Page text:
This reduced efficiency of artemether in the presence of the metalloporphyrin did not correlate with the potentiation observed in vitro (Fig. (Fig.2B).2B). The living mice are obviously more complex than the in vitro parasite culture medium, and artemether was found to be more fragile than artemisinin, especially in acidic conditions (34). It is also probable that artemether can be activated by the metalloporphyrin outside the parasite, far from the target heme or proteins, leading to a loss of “useful” artemether and then to a decrease of efficiency when artemether and Mn-TPPS are associated. In fact, different studies have shown that the results of antimalarial assays obtained in vitro with drug associations are difficult to extrapolate from one strain to another and from in vitro to in vivo (12). For example, on one hand, the association of artemisinin and mefloquine has been found to be additive in vitro on K1 and NF-54 strains (19). On the other hand, this association exhibits a synergistic effect in vivo on P. berghei (7) and is widely used against multidrug-resistant Plasmodium spp. in humans (17). Furthermore, it was recently reported that rats might be better animal models than mice for parasitical studies, due to the numerous differences between the immunity systems of the latter and that of humans (6).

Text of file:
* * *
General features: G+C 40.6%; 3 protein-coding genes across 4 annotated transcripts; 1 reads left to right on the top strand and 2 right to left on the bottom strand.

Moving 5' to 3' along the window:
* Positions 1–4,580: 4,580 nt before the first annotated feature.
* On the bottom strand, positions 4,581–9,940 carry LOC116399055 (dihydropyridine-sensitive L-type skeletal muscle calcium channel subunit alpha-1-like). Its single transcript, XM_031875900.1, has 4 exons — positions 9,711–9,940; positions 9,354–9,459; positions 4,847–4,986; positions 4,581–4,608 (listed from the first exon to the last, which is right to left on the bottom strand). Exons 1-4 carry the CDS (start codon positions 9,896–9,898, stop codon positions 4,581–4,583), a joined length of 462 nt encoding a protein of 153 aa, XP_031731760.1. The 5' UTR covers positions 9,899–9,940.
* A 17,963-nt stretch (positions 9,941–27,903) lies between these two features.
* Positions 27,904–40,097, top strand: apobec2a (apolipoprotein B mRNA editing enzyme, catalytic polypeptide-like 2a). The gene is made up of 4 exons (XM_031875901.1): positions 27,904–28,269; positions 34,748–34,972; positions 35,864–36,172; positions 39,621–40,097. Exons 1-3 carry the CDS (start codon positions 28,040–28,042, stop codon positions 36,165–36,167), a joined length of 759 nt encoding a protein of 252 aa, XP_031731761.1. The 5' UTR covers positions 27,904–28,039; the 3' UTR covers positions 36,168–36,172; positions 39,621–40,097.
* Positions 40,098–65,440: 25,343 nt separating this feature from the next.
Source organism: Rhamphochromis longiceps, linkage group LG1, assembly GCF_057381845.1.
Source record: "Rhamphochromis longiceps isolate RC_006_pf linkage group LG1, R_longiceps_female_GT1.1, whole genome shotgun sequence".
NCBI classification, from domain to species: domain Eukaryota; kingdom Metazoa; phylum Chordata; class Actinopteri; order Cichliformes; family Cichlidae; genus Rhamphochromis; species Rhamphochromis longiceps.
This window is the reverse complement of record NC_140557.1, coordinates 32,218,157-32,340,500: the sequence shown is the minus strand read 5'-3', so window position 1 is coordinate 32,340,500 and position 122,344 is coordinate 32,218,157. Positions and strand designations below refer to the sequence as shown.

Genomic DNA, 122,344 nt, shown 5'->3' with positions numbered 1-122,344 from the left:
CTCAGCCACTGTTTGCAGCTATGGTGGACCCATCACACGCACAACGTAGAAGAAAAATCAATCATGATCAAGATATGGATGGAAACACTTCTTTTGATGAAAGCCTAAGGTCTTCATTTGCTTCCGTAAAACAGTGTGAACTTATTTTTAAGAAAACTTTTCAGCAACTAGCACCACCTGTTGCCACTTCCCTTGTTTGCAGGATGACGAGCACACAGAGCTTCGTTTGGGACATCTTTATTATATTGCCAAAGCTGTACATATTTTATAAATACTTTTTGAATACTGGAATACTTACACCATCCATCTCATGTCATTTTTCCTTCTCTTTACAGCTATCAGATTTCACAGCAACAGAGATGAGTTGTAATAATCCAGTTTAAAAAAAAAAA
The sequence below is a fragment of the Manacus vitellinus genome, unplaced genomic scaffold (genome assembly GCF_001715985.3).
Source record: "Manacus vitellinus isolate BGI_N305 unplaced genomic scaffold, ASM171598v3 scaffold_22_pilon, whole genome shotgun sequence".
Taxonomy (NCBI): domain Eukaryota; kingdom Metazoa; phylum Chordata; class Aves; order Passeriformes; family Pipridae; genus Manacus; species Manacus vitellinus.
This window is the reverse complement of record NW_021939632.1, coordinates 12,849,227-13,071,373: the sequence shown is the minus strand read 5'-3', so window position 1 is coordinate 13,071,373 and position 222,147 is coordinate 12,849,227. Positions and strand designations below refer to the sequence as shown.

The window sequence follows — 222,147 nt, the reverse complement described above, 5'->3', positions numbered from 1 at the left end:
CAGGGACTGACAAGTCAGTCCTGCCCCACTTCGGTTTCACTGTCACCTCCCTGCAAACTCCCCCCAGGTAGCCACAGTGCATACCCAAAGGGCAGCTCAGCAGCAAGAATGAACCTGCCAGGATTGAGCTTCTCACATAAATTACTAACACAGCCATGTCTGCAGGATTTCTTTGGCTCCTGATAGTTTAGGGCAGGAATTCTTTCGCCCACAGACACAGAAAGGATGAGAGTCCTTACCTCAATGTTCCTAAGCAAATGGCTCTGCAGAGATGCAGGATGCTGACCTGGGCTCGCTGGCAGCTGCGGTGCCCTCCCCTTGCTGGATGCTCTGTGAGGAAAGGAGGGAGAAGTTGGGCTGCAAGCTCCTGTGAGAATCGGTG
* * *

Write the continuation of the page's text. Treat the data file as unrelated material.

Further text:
The main result of the present in vivo potentiation study is that the artemisinin efficiency can be increased by ca. 50% in the presence of a nontoxic and cheap manganese porphyrin complex, which is by itself devoid of any antiplasmoidal activity. In addition, these results confirm that the activation of artemisinin by heme or a heme model in the present case is a key step in the mechanism of action of this antimalarial trioxane.